England are at their lowest ebb since ‘99
Well, flipping Norah, that was pretty awful wasn't it?
At least during the winter there was the excuse of being away from home against a demonstrably better opposition. India are decent enough but for England to have lost so comprehensively on a tailor-made Lord's pitch is genuinely grim. It has not felt so depressing to be an England fan since the defeat to New Zealand in 1999 that left us at the bottom of the world cricket ladder.
Quite where things go from here is anyone's guess. The captain looks shot; the keeper's form is desperate (and has seen him bow out); the bowlers can't break key lower-order partnerships; the chap who stood up to Mitchell Johnson and scored a thrilling ton from number six in Perth can't get off nought.
Joe Root's despairing drop of his bat when he holed out against the bowling of Ishant Sharma and the final indignity of Anderson's run out (by Jadeja of all people) told those still watching yesterday afternoon all they needed to know about how low things had fallen.
Can England take heart from India’s renewal?
To give India their dues, they played a collectively brilliant game at Lord's. And to a certain degree, the ability on show - and the obvious sense of team unity - might at least give England heart that, after a difficult period of transition, renewal is possible.
On the other hand, to look at the class oozing from Murali Vijay and Cheteshwar Pujara, and to remember the brilliance of Kohli and Dhoni, neither of whom has really fired in the series so far, is to wonder whether England have the same potential in their current ranks.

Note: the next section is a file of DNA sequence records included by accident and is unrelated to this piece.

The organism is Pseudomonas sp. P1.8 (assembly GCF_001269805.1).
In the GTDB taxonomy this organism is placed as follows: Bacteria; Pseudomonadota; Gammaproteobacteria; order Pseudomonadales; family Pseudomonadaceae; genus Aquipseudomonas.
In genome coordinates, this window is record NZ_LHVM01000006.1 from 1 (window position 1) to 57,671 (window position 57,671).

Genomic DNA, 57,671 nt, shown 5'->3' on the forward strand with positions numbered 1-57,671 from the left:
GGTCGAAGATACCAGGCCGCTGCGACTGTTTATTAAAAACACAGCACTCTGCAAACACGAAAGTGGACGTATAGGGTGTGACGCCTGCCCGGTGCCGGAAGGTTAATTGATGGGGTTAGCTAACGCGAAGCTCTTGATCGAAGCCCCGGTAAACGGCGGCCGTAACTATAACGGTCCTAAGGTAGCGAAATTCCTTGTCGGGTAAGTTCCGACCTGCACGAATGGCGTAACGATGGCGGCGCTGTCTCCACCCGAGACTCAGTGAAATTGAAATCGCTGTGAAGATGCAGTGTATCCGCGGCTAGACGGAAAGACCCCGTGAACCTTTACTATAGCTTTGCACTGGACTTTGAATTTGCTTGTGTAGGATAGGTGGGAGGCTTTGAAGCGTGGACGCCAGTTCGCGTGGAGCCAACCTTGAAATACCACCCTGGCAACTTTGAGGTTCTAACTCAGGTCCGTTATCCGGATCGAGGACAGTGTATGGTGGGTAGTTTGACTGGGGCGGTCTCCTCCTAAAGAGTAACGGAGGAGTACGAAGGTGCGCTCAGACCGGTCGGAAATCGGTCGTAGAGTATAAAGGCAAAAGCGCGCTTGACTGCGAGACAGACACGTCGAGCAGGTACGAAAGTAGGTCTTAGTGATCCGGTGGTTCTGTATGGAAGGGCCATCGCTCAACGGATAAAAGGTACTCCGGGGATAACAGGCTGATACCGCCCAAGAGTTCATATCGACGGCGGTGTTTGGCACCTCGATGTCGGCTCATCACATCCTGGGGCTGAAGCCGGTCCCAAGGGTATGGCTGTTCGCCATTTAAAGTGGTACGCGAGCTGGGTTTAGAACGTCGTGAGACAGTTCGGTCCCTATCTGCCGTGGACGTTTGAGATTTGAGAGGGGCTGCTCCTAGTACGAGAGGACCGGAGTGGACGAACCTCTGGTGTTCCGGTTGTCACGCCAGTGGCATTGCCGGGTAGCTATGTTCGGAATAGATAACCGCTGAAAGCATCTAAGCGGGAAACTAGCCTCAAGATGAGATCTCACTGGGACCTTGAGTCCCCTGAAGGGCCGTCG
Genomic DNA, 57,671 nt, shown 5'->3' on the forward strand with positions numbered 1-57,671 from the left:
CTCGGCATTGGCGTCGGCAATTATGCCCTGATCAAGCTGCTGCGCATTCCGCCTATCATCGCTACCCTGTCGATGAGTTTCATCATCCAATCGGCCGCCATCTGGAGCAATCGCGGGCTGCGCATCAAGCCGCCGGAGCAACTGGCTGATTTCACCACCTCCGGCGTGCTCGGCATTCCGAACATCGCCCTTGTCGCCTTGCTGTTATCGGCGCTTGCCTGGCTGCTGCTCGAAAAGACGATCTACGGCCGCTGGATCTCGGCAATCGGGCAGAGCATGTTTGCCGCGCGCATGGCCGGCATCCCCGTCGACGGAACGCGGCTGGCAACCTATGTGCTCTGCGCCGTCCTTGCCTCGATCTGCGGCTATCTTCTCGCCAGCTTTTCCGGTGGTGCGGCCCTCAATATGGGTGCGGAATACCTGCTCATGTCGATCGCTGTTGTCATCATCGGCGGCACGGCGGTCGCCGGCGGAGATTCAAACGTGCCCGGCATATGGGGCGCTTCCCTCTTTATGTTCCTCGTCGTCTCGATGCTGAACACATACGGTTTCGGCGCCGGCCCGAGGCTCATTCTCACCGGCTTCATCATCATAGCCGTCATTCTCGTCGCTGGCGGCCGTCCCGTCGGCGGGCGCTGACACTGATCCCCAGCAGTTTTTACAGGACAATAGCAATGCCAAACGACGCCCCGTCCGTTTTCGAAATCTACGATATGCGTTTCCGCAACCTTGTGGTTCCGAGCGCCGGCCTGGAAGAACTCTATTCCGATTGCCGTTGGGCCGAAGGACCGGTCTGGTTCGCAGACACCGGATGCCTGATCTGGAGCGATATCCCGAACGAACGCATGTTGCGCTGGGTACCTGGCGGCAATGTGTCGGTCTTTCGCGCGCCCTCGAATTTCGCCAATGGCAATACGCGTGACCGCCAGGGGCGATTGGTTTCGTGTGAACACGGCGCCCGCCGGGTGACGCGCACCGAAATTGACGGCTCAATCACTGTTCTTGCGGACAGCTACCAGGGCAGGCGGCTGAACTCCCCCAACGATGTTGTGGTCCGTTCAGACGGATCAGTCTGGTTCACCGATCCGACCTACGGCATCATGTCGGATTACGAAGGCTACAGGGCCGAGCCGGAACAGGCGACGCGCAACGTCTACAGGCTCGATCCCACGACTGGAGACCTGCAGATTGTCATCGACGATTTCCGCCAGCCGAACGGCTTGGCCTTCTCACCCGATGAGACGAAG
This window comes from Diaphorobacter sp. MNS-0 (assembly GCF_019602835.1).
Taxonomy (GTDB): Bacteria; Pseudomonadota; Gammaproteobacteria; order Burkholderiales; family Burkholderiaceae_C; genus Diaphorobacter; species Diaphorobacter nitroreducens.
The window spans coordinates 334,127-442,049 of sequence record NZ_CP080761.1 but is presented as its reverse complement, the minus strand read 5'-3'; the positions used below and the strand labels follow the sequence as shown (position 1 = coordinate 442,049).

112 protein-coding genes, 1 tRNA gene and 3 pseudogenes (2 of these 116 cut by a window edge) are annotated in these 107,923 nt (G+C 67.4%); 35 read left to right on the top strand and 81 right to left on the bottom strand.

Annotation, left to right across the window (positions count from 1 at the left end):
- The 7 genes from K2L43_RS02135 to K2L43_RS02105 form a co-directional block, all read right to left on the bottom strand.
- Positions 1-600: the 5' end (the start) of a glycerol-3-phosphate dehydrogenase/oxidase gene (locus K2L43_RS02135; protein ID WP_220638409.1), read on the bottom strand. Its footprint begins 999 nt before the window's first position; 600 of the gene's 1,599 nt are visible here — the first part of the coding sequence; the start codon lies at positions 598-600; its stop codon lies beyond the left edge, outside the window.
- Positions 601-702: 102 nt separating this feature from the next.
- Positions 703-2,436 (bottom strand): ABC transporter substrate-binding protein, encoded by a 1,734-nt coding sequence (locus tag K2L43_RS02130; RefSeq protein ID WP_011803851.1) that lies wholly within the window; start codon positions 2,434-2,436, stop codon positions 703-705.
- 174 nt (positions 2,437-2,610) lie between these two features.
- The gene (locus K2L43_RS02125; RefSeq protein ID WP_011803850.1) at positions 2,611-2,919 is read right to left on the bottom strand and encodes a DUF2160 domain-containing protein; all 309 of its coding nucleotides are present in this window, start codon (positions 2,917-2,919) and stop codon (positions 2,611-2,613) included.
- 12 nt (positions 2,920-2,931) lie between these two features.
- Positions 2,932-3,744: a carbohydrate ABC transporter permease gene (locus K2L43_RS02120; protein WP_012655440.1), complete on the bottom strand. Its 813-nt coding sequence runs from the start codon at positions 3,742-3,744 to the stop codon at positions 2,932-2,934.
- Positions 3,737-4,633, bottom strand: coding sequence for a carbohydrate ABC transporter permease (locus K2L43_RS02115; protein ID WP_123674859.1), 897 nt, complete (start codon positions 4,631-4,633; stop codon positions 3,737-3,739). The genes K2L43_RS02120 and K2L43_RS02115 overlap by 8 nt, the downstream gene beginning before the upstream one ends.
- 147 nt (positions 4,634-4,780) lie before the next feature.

In MS Dhoni especially is personfied that extra something which India have over England just now: a feeling of certainty. It isn't that he gets every call right or that there aren't times when the game gets ahead of him. But throughout it all he carries a calmness, a rightness, that Alastair Cook cannot emulate at the moment. That said, the England skipper is nothing if not tough, which is why he has – so far at least – avoided the chop.
To watch the perfect cover-drive is to be embraced by summer
One bright moment amidst the general gloom was a glorious back-foot on-drive by Gary Ballance during his first innings century.
Ballance certainly seems to have the pugnacity to bat at number three, which is lucky given the frequency with which he arrives at the crease within the first few overs. He also has a technique which enables the classiest of shots.
It is one of the great pleasures of life to discuss which, of all the shots in the book, is the most enjoyable - to watch and to play. When spectating it has to be a down-on-one-knee extra-cover drive, or perhaps a dainty late cut. But when playing? The thrill of hitting a straight six is hard to beat.
Derbyshire’s surge will come too late but they can return to the top next year
Last week's decision to focus on the minnows of Leicestershire and Derbyshire has clearly started to pay dividends. Derbyshire’s victory this morning over Glamorgan saw them leap to the heady heights of fifth in division two of the county championship.
It has generally been a tough return to the second tier for Derbyshire, having had a very mixed season in division one 2013. But the club is well led by Wayne Madsen and has the evergreen Shiv Chanderpaul to rely on for every situation. There are also a raft of players who have been given a second chance after their experiences at previous clubs did not quite work out and who have repaid Derbyshire’s faith in them handsomely.
Wes Durston, Tony Palladino, David Wainwright and Mark Footitt (among others) all began their careers away from Peakland but since coming to Derby they have genuinely prospered. While Derbyshire are not going to complete the double yo-yo this year by returning to division one, there is the strength to put up a sustained challenge in 2015.